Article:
For season-ticket holders, it certainly matters. Many will have rejoiced at Wembley or the Millennium Stadium for an FA Cup final victory. Others will have watched on from home, adorned with scarves and replica shirts having paced the house nervously until kick-off. More still will have used trophy counts as ammunition in pub arguments or on social media, the equivalent of Jose Mourinho holding up his fingers to indicate the number of honours won. They all still care.
All supporters of lower-league clubs
The proof is there. If a lower-league side draws a top-flight team in both the EFL Cup and the FA Cup, the latter will always draw a higher attendance regardless of kick-off time. The FA Cup retains an appeal for lower-league supporters and the local community that is passed down through the tales of former glories. Sutton United, Hereford United, Wrexham, York City; these are the forefathers.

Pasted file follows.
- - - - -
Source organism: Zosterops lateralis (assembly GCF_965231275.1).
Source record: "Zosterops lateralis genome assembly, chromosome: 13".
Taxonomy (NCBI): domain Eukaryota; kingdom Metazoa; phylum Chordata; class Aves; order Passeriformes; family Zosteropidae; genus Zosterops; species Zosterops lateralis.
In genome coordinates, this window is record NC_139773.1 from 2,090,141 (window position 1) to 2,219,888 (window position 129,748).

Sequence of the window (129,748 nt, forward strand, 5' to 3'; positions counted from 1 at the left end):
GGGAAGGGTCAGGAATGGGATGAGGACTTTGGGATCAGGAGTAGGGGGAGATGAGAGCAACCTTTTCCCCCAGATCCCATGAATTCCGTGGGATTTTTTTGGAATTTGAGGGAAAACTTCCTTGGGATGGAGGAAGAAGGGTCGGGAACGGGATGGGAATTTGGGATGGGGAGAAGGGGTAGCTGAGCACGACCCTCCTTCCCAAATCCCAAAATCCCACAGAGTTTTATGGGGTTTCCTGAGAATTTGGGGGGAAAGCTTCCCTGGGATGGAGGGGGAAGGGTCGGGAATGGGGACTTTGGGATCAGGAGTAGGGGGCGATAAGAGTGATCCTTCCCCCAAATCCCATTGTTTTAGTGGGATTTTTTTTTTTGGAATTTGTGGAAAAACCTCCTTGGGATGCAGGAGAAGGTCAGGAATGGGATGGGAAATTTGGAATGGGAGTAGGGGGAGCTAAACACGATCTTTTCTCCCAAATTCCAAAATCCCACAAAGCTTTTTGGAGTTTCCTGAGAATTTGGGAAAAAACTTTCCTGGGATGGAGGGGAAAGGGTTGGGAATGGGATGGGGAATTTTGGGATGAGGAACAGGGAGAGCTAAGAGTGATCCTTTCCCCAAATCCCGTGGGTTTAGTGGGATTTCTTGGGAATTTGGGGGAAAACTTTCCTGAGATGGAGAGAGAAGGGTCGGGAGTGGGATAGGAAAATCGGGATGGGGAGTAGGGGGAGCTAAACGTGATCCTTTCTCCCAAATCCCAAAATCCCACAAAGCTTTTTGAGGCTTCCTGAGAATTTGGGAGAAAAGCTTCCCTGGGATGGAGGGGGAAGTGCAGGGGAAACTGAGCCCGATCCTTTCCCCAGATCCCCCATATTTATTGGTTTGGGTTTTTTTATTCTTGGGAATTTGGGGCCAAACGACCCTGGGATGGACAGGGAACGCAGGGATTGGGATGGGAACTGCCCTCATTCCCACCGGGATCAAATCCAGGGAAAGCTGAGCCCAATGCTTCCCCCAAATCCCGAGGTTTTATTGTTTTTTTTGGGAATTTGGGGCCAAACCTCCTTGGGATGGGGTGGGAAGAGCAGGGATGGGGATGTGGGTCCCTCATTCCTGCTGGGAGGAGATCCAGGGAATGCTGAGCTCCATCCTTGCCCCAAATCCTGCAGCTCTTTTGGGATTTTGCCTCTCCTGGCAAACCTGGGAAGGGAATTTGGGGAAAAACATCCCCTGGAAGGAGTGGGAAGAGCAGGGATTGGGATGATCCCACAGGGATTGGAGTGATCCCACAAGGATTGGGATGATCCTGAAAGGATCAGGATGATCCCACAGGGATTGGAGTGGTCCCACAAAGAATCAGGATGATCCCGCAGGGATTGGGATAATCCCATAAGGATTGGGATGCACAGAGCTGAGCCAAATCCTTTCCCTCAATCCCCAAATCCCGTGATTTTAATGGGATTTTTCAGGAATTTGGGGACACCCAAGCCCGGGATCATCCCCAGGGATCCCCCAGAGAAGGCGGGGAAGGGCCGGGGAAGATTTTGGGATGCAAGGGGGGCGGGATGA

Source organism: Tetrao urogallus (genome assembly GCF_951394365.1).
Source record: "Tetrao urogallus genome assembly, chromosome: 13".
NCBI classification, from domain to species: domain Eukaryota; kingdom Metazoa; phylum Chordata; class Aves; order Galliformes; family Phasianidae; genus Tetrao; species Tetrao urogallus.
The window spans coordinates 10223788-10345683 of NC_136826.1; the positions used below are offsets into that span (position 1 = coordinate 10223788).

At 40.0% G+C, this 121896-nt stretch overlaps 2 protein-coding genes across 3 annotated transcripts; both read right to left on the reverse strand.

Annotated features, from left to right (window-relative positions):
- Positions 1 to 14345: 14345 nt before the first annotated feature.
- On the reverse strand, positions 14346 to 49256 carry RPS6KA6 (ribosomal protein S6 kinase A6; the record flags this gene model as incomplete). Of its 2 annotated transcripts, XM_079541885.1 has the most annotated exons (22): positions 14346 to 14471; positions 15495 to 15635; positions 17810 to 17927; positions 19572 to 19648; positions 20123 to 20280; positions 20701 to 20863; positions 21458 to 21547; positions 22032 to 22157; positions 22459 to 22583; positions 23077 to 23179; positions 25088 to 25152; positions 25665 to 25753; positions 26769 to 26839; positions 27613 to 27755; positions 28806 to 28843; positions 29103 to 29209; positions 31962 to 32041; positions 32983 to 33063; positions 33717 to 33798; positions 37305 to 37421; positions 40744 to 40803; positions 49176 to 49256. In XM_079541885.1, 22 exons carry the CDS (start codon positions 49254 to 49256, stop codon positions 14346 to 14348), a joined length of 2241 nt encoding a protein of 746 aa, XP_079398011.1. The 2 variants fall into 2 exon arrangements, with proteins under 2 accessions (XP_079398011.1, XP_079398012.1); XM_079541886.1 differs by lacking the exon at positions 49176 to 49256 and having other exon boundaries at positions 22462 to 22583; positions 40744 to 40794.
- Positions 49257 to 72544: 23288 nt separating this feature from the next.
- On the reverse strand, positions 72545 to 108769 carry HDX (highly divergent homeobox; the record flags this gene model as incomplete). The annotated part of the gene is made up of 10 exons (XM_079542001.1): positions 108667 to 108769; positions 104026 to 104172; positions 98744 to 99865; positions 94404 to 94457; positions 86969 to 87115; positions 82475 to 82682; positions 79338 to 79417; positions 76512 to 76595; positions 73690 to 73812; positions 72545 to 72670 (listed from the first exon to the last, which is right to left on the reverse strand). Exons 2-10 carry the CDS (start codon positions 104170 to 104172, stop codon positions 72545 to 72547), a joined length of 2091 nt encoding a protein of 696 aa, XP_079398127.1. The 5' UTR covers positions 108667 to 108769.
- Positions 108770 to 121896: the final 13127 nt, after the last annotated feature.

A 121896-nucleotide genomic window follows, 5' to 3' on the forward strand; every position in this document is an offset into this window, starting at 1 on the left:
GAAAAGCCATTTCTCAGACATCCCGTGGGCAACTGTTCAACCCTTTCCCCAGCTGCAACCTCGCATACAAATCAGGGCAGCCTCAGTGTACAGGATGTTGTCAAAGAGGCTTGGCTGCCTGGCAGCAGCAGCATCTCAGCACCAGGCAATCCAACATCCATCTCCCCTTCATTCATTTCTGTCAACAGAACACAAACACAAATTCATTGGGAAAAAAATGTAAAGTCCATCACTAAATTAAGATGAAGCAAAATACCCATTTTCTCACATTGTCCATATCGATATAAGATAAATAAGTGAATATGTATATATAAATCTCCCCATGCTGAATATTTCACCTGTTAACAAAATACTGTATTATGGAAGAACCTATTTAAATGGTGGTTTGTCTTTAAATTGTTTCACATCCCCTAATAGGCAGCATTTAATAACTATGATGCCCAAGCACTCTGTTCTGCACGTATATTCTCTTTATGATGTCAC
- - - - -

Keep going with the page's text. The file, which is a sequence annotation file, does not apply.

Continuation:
Out come the tinfoil, homemade FA Cup trophies. Out come the newspaper features with the once-weres, never-quite-made-its and never-quite-will-bes who aim to humble goliath. Out comes the entire town, as if on parade to be inspected by football itself. Newport County’s average league attendance this season is 3,315. Their attendance for the home game against Leicester? 6,705. They all still care.
Everyone in non-league football
See, here’s the thing about the ‘FA Cup is dying’ argument. The main evidence used is that some of the Premier League’s bigger clubs play weakened teams in early rounds, and that’s irrefutable. But then that evidence only carries weight if you believe the biggest teams are most important to the success of the cup. Those making that argument are guilty of precisely the crime that they are accusing.